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I am having a runtime error that I can not for the life of me figure out. My program almost does what I want it to, but there are some corrupted characters that print out as gibberish. The program is supposed to take in a text file that represents a forest of trees, build the forest of trees, then traverse the forest to print it out as it was taken in. The tree can be arbitrarily large and each node can have arbitrarily many children. The forest is represented in the textfile as such:

a  
  b  
    c  
  d  
    e  
    z  
f  
  g  
    h  
  i  
    j  

and would translate to the following forest of two trees:

    a     
   / \  
  b   d  
 /   / \  
c   e   z  

    f      
   / \  
  g   i  
 /   /  
h   j  

The commented out lines in the code are relics that remain from when I was testing to make sure that the file was being read correctly and that the nodes I was creating were properly tagged and pointed to.

My code is as follows:

(file node.h)

#ifndef NODE_H
#define NODE_H


template<typename NODETYPE> class Forest;

template<typename NODETYPE> class ForestNode
{
    friend class Forest<NODETYPE>;

    public:
        ForestNode();

        NODETYPE getTag() const;
        ForestNode<NODETYPE> * getLeftChild() const;
        ForestNode<NODETYPE> * getSibling() const;
        void setTag(NODETYPE);
        void setLeftChild(ForestNode<NODETYPE>*);
        void setSibling(ForestNode<NODETYPE>*);
    private:
        NODETYPE tag;
        ForestNode<NODETYPE> * leftChild;
        ForestNode<NODETYPE> * sibling;
};

template<typename NODETYPE> ForestNode<NODETYPE>::ForestNode()
    : tag(0), leftChild(NULL), sibling(NULL)
{

}

template<typename NODETYPE> NODETYPE ForestNode<NODETYPE>::getTag() const
{
    return tag;
}

template<typename NODETYPE> ForestNode<NODETYPE>* ForestNode<NODETYPE>::getLeftChild() const
{
    return leftChild;
}

template<typename NODETYPE> ForestNode<NODETYPE>* ForestNode<NODETYPE>::getSibling() const
{
    return sibling;
}

template<typename NODETYPE> void ForestNode<NODETYPE>::setTag(NODETYPE info)
{
    this->tag = info;
}
template<typename NODETYPE> void ForestNode<NODETYPE>::setLeftChild(ForestNode<NODETYPE>* info)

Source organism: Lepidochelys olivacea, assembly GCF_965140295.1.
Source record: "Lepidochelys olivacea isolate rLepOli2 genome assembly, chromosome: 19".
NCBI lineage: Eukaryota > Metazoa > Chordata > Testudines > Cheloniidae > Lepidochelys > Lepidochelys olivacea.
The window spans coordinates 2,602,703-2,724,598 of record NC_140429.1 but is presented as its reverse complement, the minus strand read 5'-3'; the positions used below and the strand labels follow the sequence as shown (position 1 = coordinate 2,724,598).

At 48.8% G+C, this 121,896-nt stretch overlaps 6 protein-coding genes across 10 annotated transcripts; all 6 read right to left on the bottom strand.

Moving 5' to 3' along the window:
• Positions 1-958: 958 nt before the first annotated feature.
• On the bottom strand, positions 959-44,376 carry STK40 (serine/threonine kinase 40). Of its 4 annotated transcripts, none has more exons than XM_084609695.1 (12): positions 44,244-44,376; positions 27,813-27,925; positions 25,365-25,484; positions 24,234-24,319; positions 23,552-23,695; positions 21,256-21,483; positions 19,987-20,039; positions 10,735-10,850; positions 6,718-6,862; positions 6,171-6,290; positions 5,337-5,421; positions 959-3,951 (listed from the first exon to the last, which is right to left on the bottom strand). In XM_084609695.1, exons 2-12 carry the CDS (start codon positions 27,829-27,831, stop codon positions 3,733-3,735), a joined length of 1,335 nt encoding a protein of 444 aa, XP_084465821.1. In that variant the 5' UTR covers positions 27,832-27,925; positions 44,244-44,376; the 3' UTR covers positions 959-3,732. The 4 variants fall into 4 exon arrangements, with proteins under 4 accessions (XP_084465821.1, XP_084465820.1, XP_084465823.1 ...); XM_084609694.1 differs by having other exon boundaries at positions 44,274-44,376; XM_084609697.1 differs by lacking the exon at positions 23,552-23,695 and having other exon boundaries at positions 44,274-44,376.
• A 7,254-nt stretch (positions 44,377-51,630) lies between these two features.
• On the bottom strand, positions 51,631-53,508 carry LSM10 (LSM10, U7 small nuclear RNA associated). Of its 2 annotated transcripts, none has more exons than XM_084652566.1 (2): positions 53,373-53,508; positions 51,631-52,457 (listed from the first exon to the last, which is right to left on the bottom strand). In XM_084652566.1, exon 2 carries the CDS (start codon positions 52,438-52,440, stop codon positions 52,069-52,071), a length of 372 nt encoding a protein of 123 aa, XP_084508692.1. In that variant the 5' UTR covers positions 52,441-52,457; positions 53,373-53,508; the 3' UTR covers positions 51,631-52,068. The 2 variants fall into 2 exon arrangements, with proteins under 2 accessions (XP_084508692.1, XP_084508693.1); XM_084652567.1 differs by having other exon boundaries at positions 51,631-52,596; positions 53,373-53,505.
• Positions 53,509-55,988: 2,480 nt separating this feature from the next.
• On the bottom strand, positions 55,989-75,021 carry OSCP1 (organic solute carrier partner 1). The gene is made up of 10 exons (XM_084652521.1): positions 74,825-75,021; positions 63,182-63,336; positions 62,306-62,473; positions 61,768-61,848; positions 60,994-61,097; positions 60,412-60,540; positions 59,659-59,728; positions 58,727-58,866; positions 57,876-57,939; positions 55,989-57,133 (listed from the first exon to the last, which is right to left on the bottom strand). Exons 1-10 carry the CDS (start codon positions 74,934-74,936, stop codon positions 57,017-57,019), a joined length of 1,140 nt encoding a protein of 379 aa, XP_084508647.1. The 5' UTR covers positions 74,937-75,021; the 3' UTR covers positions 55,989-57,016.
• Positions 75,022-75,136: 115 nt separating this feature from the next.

{
    leftChild = info;
}
template<typename NODETYPE> void ForestNode<NODETYPE>::setSibling(ForestNode<NODETYPE>* info)
{
    sibling = info;
}


#endif // NODE_H

(file forest.h)

#ifndef FOREST_H
#define FOREST_H

#include <iostream>
#include <cstdlib>
#include <string>
#include "node.h"

using namespace std;

template<typename NODETYPE> class Forest
{


    template<NODETYPE> friend ostream& operator<<(ostream& output, const Forest<NODETYPE>& f1);

    template<NODETYPE> friend void outputHelper(ostream& output, const ForestNode<NODETYPE>& currentNode, int depth);

    friend void inputHelper(istream& file, int previousDepth, ForestNode<char*>& previousNode, ForestNode<char*>* *nodeArray, int& nodeCount);

    friend istream& operator>>(istream& file, Forest<char*>& f1);

    public:

        Forest();
        Forest( const Forest& otherForest);
        void nodes(int&) const;

        ForestNode<NODETYPE> * root;

};

template<typename NODETYPE>ostream& operator<<(ostream& output, const Forest<NODETYPE>& f1)
{
    int depth = 0;

    output << f1.root->getTag();
    outputHelper(output, f1.root, depth);

    return output;
}

void outputHelper(ostream& output, const ForestNode<char*> *currentNode, int depth)
{
    for(int i = 0; i < depth; i++)
    {
        output << ' ' << ' ';
    }

    output << currentNode->getTag();
    output << endl;

    if(currentNode->getLeftChild() != NULL)
    {
        outputHelper(output, currentNode->getLeftChild(), depth+1);
    }

    if(currentNode->getSibling() != NULL)
    {
        outputHelper(output, currentNode->getSibling(), depth);
    }

}


void inputHelper(istream& file, int previousDepth, ForestNode<char*>* previousNode, ForestNode<char*> ** nodeArray, int& nodeCount)
{
    int spaceCounter = 0;

    while(file.peek() == ' ')
    {
        spaceCounter++;
        file.ignore(1);
    }


    ForestNode<char*>* currentNode = new ForestNode<char*>();

    char bar[100];
    file.getline(bar, 100);
//        cout << bar << endl;

    currentNode->setTag(bar);
//        cout << currentNode->getTag();

    if(spaceCounter/2 < previousDepth)
    {
        for(int i = (spaceCounter/2)+1; i < nodeCount; i++)
        {
            nodeArray[i] = NULL;
        }
    }

    cout << "array:";


    for(int i = 0; i < spaceCounter/2; i++)
    {
        cout << nodeArray[i]->getTag();
    }

//        cout << endl;